The authors sought to assess the outcomes of lamina-sparing decompression using a posterior-only approach in patients with thoracolumbar spinal tuberculosis (TB). In patients with spinal TB with paraplegia, anterior decompression yields excellent results because it allows direct access to the diseased part of the vertebra, but the anterior approach has related morbidities. Posterior and posterolateral decompression mitigate approach-related morbidities; however, these approaches destabilize the already diseased segment. Lamina-sparing decompression through a posterior-only approach is a modification of posterolateral and anterolateral decompression that allows simultaneous decompression and instrumentation while preserving the posterior healthy bony structure as much as possible.
Thirty-five patients with spinal TB underwent lamina-sparing decompression and instrumentation. Outcomes were determined by using a visual analog scale (VAS) and the Oswestry Disability Index (ODI) for functional assessment, the American Spinal Injury Association (ASIA) impairment grade for neurological assessment, blood loss and duration of surgery for surgical outcome assessment, and Cobb angles to measure kyphosis correction.
In total, 35 patients (12 men and 23 women) with an average age of 35.8 ± 18.7 (range 4–69) years underwent lamina-sparing decompression. Eight patients had dorsal, 7 had dorsolumbar, 7 had lumbar, 9 had multifocal contiguous, and 4 patients had multifocal noncontiguous spinal TB; 33 patients had paradiscal Pott’s spine (tuberculous spondylodiscitis), and 2 had central-type disease. The average preoperative Cobb angle was 28.4° ± 14.9° (range 0°–60°) and the postoperative Cobb angle was 16.3° ± 11.3° (44° to −15°). There was loss of 1.6° ± 1.5° (0°–5°) during 16 months of follow-up. Average blood loss was 526 ± 316 (range 130–1200) ml. Duration of surgery was 228 ± 79.14 (range 60–320) minutes. Level of vertebral instrumentation on average was 0.97 ± 0.8 (range 0–4) vertebra proximal and 1.25 ± 0.75 (0–3) distal to the diseased segment. Neurological recovery during the immediate postoperative period occurred in 23 of 27 patients (85.1%). All patients had recovered at the final follow-up at 16 months. The preoperative ODI score improved from 76.4 ± 17.9 (range 32–100) to 6.74 ± 17.2 (0–60) at 16 months. The preoperative VAS score improved from 7.48 ± 1.16 (6–10) to 0.47 ± 1.94 (0–8). Surgical site infection occurred in 2 patients, and 1 patient had an intraoperative dural tear that was successfully repaired. One patient developed implant loosening at 3 months, which was managed by extended instrumentation.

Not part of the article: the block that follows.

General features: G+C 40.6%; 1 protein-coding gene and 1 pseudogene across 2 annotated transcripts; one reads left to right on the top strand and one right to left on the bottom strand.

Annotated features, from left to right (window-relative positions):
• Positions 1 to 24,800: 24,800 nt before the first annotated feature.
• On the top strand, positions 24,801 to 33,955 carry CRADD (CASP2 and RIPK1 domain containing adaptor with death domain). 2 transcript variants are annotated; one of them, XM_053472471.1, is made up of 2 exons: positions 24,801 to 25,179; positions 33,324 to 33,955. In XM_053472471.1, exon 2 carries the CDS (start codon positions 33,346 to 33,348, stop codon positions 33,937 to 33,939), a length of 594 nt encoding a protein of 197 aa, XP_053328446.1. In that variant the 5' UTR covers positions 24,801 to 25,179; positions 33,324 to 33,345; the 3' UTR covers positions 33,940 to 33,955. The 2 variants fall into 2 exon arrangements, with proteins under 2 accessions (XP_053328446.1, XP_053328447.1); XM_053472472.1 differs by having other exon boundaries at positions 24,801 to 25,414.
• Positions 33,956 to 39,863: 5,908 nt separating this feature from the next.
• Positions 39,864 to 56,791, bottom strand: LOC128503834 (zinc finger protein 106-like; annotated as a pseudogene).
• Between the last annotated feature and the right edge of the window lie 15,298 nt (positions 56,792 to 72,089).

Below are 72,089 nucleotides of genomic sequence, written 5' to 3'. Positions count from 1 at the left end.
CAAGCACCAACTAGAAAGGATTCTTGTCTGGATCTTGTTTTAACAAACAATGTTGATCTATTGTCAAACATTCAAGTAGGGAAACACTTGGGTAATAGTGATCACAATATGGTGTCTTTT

To achieve stability, lamina-sparing decompression allows fixation of lower numbers of vertebrae proximal and distal to the diseased segment. This method has a fair outcome in terms of kyphosis correction, good functional and neurological recovery, shorter surgical duration than conventional methods, and less blood loss.